Is there anything funner than preparing for a Mad Tea Party in summer? I can't be sure. But maybe, quite possibly, there isn't?
For the past few Mad Tea Parties I have had visions of giant homemade mushrooms.
I am the type of person who works things out vividly in her brain, and then, jumps in and tries to make something out of the thoughts. Whipping ideas up like a mad woman, without a care if things work out or not.
Alas, time creeps up, and mushroom making loses out, year after year.
I have some costly, red and white spotted, prop-store bought mushrooms that fall apart all the time, as the tops are not attached to the bases.
Dare I say...
This one is even better, and bonus, you get to make it yourself.
Hello, Alice calling...
I wasn't sure this would work out when I began.
It was night time, and I pulled out my camera to snap some photos, just in case it was shareable material.
Thankfully, the results were merry, and now, you can use my steps to make some too, if you'd like.
So, here we go....
I began with two sheets of 18" x 24" watercolor paper.
I took one piece, and closed it up end to end, sealing with blue tape.
This will become the mushroom stem.
I also had two large-ish pieces of cardboard at the ready.
They would serve as a top and bottom.
To create the bottom, I drew a rough circle about an inch away from the bottom of the stem, using the paper base as a guide.
I then cut out the cardboard circle.
The circle is not perfect, and this is okay.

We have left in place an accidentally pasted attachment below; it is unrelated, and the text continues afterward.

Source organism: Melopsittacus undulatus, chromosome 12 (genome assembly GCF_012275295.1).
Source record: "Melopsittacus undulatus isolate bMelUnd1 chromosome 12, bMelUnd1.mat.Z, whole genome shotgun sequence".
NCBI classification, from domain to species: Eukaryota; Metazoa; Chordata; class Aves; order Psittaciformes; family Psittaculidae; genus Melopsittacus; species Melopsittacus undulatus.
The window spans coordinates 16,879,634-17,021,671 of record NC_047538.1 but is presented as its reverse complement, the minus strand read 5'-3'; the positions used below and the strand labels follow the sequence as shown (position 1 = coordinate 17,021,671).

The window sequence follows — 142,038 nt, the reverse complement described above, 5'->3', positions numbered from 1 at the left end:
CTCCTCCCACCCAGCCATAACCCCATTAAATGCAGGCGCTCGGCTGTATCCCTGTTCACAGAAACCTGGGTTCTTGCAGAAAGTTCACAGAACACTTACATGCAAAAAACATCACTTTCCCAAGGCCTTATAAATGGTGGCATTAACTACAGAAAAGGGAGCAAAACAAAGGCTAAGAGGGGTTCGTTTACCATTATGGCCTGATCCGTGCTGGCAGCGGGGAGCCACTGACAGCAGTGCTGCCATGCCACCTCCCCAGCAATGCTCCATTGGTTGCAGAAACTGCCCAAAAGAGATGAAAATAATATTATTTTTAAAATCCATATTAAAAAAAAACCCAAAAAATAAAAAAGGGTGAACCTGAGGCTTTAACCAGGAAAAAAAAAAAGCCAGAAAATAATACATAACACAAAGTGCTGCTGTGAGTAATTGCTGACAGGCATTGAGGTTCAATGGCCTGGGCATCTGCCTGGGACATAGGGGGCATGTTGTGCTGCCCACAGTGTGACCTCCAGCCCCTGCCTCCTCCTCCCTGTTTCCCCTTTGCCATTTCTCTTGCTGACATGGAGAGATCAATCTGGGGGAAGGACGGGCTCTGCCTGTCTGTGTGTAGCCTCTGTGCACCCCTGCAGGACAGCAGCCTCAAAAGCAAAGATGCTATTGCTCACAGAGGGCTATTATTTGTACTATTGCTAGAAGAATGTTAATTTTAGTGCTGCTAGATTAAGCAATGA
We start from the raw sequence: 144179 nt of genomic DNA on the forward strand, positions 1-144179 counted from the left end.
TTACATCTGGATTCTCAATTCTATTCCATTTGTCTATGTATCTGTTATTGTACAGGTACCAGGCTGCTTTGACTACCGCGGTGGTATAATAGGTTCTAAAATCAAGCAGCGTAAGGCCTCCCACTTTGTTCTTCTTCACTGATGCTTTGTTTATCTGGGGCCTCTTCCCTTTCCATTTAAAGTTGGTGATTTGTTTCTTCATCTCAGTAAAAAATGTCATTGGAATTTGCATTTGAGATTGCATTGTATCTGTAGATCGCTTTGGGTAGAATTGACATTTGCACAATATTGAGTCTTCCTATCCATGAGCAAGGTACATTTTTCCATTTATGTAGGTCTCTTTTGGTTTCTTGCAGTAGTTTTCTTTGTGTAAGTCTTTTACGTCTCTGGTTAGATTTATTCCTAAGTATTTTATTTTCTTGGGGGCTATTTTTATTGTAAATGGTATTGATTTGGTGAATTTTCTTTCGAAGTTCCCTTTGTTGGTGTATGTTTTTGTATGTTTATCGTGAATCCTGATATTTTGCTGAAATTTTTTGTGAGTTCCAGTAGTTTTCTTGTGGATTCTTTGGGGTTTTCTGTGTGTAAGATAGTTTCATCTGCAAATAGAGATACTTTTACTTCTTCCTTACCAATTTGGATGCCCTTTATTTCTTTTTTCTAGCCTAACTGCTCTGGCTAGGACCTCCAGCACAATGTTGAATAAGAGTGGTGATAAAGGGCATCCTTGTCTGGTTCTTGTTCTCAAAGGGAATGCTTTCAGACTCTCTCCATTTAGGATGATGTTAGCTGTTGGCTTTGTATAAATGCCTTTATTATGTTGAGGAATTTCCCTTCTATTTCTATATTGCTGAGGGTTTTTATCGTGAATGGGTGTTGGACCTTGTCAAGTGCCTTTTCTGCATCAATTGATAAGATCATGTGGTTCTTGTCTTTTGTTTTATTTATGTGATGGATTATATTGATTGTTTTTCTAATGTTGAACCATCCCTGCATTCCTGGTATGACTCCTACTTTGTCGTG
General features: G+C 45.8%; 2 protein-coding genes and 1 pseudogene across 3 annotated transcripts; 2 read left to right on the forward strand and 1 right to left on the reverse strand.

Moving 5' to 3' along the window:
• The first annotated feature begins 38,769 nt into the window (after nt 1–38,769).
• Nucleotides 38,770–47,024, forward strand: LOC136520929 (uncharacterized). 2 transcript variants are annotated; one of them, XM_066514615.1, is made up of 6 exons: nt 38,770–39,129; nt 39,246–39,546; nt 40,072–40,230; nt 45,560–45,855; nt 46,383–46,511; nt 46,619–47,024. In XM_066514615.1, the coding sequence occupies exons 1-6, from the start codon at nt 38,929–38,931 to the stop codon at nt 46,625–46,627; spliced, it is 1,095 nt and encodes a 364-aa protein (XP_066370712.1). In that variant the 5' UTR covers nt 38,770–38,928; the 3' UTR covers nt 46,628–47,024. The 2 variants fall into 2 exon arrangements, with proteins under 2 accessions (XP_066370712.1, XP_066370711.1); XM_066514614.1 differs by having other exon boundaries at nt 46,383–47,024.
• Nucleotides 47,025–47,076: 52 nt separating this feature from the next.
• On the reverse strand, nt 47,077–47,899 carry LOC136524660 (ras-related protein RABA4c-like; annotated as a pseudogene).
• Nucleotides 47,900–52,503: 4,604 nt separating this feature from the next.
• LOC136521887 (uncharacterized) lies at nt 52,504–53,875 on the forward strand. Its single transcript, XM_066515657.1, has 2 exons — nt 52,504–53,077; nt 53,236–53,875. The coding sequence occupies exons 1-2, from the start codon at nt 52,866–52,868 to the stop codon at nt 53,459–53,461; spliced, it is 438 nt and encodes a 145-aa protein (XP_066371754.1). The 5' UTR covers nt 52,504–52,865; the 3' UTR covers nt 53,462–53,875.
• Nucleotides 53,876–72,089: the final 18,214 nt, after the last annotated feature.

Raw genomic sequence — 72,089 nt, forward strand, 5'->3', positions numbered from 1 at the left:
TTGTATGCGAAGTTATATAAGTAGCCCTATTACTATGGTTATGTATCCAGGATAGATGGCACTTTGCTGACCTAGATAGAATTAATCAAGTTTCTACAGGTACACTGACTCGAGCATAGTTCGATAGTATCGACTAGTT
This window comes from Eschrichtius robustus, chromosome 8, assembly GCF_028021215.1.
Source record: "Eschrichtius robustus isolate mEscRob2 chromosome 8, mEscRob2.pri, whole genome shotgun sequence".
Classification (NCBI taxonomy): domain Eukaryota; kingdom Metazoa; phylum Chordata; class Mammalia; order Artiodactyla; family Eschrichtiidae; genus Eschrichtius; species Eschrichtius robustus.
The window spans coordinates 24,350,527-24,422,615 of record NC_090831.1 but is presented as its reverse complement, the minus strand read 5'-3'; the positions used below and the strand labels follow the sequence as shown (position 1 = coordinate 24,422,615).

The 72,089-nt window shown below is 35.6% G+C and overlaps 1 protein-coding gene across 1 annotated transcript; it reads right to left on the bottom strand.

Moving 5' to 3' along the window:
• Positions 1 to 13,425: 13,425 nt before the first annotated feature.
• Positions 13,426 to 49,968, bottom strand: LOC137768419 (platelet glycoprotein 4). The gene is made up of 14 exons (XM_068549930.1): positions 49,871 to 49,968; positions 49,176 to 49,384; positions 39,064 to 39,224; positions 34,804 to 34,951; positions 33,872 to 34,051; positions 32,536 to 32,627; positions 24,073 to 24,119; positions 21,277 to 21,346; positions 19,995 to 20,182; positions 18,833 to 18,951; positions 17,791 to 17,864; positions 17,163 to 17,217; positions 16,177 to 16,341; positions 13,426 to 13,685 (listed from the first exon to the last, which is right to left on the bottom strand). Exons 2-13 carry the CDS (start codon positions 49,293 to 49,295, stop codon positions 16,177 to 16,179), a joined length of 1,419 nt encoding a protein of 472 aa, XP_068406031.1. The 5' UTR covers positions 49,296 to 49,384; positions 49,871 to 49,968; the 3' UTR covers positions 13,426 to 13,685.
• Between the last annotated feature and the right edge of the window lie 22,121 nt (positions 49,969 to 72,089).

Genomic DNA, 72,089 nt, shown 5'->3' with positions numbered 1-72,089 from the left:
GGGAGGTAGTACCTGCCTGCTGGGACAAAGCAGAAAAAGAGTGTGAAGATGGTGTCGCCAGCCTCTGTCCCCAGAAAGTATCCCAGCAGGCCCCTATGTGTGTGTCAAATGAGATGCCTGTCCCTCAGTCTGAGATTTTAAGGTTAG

Now we must adhere the cardboard to the stem.
I first put the stem back on top of the cardboard circle, and drew the outline of the stem shape on my cut-out cardboard.
I used this pen circle as my guide, as to where to place hot glue.
I then ran a bead of hot glue around the circle, and place the stem on it.
Once this dried, I reinforced the glue, by running more hot glue around where the paper base meets the cardboard, as you see below.
Before working on the top, I decided I wanted to add a little weight into the vacant stem area.
I stuffed the stem with crumpled newspaper (blurry pic, eeks), and...
A half bowl of sand from the driveway.
You can use anything you'd like really.
Beans, junk you don't want.
Anything enough to add a tiny bit of weight so it doesn't blow or fall over easily.
I didn't even put my sand in a baggie, I just dumped it in.
Such a wild child :)
The next step is to cut out your mushroom top from cardboard.
The top of your mushroom can be any size you wish.
Any shape you wish.
My top is about 20" in diameter.